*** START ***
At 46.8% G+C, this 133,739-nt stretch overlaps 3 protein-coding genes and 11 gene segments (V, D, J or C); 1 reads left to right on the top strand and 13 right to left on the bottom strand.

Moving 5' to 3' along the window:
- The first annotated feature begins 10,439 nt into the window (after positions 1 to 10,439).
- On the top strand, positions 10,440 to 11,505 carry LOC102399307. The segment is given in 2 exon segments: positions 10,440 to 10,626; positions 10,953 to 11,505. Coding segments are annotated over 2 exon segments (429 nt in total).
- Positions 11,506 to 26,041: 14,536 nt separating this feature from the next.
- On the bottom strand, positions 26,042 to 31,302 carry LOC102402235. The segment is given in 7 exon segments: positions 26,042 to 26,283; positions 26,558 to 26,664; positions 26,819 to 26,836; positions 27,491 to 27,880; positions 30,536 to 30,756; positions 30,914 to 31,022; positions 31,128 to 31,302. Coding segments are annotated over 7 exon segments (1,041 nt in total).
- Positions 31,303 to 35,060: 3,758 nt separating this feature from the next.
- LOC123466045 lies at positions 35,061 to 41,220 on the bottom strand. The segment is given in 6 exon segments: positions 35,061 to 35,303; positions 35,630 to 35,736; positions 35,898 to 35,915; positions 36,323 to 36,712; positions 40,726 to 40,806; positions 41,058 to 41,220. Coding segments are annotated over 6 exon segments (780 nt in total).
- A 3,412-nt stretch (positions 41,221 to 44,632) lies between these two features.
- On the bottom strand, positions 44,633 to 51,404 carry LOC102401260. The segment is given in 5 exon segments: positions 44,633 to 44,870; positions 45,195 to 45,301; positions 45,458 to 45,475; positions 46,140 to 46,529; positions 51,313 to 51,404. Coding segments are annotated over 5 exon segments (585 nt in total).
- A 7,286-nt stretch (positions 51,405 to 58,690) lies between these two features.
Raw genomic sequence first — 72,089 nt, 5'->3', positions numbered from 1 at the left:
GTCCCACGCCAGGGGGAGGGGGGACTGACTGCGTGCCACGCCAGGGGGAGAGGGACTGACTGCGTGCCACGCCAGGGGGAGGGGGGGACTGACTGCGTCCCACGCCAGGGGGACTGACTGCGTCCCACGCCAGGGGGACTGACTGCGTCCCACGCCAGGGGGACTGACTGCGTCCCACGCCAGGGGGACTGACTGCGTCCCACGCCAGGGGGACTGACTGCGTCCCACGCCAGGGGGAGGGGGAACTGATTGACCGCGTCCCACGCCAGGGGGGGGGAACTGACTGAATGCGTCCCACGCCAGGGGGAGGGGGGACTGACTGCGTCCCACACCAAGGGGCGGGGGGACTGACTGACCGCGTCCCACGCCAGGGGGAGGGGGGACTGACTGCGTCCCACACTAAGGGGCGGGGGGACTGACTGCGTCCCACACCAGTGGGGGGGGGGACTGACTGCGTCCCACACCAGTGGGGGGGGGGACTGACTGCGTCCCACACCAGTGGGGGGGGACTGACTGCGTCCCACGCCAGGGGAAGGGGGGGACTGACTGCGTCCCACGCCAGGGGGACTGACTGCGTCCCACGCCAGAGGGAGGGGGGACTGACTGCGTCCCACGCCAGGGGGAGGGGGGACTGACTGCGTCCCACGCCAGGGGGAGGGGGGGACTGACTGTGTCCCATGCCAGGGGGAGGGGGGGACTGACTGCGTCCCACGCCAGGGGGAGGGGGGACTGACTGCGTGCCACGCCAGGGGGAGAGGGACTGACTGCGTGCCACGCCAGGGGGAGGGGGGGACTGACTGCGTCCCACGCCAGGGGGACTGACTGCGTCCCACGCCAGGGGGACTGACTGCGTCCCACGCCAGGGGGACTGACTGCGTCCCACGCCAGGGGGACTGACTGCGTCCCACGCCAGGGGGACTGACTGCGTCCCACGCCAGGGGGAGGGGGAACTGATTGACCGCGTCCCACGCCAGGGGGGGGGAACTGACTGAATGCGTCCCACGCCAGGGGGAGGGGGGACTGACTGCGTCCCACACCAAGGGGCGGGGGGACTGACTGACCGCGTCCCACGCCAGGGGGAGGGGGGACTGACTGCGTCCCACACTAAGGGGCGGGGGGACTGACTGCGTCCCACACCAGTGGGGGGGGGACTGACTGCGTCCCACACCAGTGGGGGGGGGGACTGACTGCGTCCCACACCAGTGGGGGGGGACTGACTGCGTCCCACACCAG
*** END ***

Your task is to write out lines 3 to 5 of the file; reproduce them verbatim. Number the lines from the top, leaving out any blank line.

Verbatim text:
- The first annotated feature begins 10,439 nt into the window (after positions 1 to 10,439).
- On the top strand, positions 10,440 to 11,505 carry LOC102399307. The segment is given in 2 exon segments: positions 10,440 to 10,626; positions 10,953 to 11,505. Coding segments are annotated over 2 exon segments (429 nt in total).
- Positions 11,506 to 26,041: 14,536 nt separating this feature from the next.